A to D


Bund Deutscher Osten

Membership dues stamps

Bund Deutscher Osten (BDO) was a German Nazi organisation founded on 26 May 1933. The organisation was supported by the Nazi Party. The BDO was a national socialist version of German Eastern Marches Society, which was closed down by the Nazis in 1934.


Deutsche Arbeits Front

The German Labour Front  was the National Socialist trade union organization which replaced the various trade unions of the Weimar Republic after Adolf Hitler's rise to power.

A lot of other NSDAP Sub-organizations were organized under the DAF structure.

In this sections the following sub-organizations will be mentioned and their "paper items" will be shown:

DVW (Deutsches Volksbildungswerk)

HAGO (NS Handwerks-,Handels-, und Gewerbeorganisation)

Deutsche Arbeitsfront member book from 1934.

Jahressports stamps (year sports stamps) for the Jahressportskarten (year sports cards) .

Jahressportskarten (year sports cards)

(Click to enlarge)

Erika Gappisch, born March 3rd 1921. A grouping of a DAF Jahressportkarte, a DAF member book and a DRL (Deutsche Reichbundes für Leibesübungen) sports membership.


Note the stamps for participating in KdF Sport courses.

Teilnehmerkarte (Participant) for participating in DAF courses.

National Sozialist Arbeitsopfer postcard

DVW (Deutsches Volksbildungswerk)

German National Education.

The training office of the NSDAP, and the organization of recreational facilities, which had been annexed by joy, to which, after 1933, all the German people's and adult education centers were combined; The task was the mediation of national socialist culture and ideology, professional and cultural education as well as physical fitness. For this purpose, the German People's Educational Society offered courses and working groups, organized lectures and organized festivals etc.

HAGO (NS Handwerks-,Handels-, und Gewerbeorganisation)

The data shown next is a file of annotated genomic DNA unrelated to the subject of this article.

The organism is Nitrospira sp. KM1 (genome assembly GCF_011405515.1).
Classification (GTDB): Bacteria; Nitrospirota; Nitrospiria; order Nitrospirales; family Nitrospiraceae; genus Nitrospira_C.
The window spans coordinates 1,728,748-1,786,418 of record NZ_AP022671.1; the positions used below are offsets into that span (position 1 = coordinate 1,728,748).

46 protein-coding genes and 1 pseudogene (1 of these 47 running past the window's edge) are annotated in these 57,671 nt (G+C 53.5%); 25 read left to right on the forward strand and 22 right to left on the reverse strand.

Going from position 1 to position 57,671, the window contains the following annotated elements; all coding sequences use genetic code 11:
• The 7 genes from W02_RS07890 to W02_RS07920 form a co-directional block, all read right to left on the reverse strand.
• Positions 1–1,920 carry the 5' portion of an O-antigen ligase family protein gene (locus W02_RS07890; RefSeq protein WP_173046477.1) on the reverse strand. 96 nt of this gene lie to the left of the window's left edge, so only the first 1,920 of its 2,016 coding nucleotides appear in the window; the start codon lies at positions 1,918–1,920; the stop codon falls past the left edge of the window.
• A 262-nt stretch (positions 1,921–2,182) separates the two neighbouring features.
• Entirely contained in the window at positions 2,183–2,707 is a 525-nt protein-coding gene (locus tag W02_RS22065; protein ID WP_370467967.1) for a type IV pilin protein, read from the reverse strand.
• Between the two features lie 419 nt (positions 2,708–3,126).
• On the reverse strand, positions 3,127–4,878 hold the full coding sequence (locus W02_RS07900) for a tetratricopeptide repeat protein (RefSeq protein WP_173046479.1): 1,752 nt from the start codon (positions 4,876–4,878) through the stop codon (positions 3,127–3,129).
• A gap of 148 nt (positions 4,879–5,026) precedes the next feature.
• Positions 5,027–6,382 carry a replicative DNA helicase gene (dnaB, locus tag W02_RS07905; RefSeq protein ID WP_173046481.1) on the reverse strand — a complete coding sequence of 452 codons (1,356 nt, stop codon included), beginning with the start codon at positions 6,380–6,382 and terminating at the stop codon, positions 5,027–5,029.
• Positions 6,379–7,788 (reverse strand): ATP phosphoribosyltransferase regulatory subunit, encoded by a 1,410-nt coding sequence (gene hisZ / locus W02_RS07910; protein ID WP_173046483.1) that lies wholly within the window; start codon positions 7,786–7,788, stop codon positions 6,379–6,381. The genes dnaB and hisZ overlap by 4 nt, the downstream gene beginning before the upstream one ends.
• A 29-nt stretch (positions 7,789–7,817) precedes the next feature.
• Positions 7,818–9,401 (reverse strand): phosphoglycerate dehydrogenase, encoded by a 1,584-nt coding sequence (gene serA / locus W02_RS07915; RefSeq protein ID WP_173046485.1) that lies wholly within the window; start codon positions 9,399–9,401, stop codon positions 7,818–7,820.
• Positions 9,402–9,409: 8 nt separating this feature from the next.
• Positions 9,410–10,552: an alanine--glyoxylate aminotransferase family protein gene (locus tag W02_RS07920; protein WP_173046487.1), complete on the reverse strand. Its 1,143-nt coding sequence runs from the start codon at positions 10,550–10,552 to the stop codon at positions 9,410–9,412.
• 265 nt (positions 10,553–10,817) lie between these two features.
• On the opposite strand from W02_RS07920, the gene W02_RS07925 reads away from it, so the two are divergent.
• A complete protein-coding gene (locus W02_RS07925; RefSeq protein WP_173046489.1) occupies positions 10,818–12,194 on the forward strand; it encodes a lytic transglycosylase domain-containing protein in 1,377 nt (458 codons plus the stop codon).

NS crafts, trade, and trade organization.

The National Socialist Combat Union for the commercial middle class was an organization founded at the end of 1932, at the beginning of 1933, to bind the middle class to the NSDAP. It was transferred to the National Socialist Trades, Trade and Trade Organizations (NS-HAGO) in 1933.

The Nazi leadership did not fit into the radical approach of the Kampfbund in its pseudolegonal concept. That is why Hermann Goering dismissed the leadership of the Confederation from the end of July 1933. The organization itself was transferred in August 1933 to the umbrella organization of the national socialist trade, trade and trade organizations. These were, in turn, integrated into the German Labor Front (DAF) in 1935.

The monthly magazine of that organization was Der Aufbau (The Building Up). Each issue measures approximately 8-1/4 x 11-1/2 inches and contains about 24 pages.

Below is shown a Quittungskarte (Receipt card) for Der Aufbau December 1st 1934.


Deutscher Arbeiterverband der öffentlicher Betriebe

German Workers' Association of Public Enterprises.


Deutsche Front

German Front

The German Front (DF) was a national mass movement in the Saar area, which originated from the German National People's Party (DNVP), the Center Party, the German-Saarland Volkspartei (DSVP), the Economic Party (WP) and the National Socialist German Workers Party (NSDAP) . The German Front was founded for the struggle against reconciliation, and was to bundle the bourgeois and national camps. After the connection of the Saar area to the German Reich, the German Front was established in the NSDAP-Saar.

Due stamp

Advertising contribution stamp


Deutscher Luftsports Verband

German Air Sports Association

DLV (Deutscher Luftsports Verband)

German Air Sports Association, clandestine predecessor of the Luftwaffe, formed under Hermann Göring in his role of National Kommissar for aviation.

DLV due stamps

DLV Membership Card

DLV Membership Card


Deutsche Reichsbahn

In this section you find:

Deutsche Reichsbahn


ÖBB (Bundesbahn Österreich)


Union of German Railway Officials, Member's Card

The Reichbahn stamps were always put on the front of the travel pass. When re-newed, the travel pass stamps were put on the backside of the travel pass.

Platzkarten (Seat reservations)

Reich Bahn travel pass

for a Hitler Jugend boy.

Reverse is blank.

Reverse is blank.

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The Ostbahn was the railway and railroad of the Generalgouvernement during the Second World War from 1939 to 1945.

Frequently the Ostbahn is considered an integral part of the German Reichsbahn. In fact, there were also several attempts to connect the Ostbahn to the Deutsche Reichsbahn. Despite all cooperation with the German Reichsbahn the Ostbahn remained always independent.

Ostbahn Ausweissmarken (Ostbahn Travel Pass stamps).

The Ostbahn stamps were always put on the backside of the travel pass.

Below are shown different travel passes.

(Click to enlarge)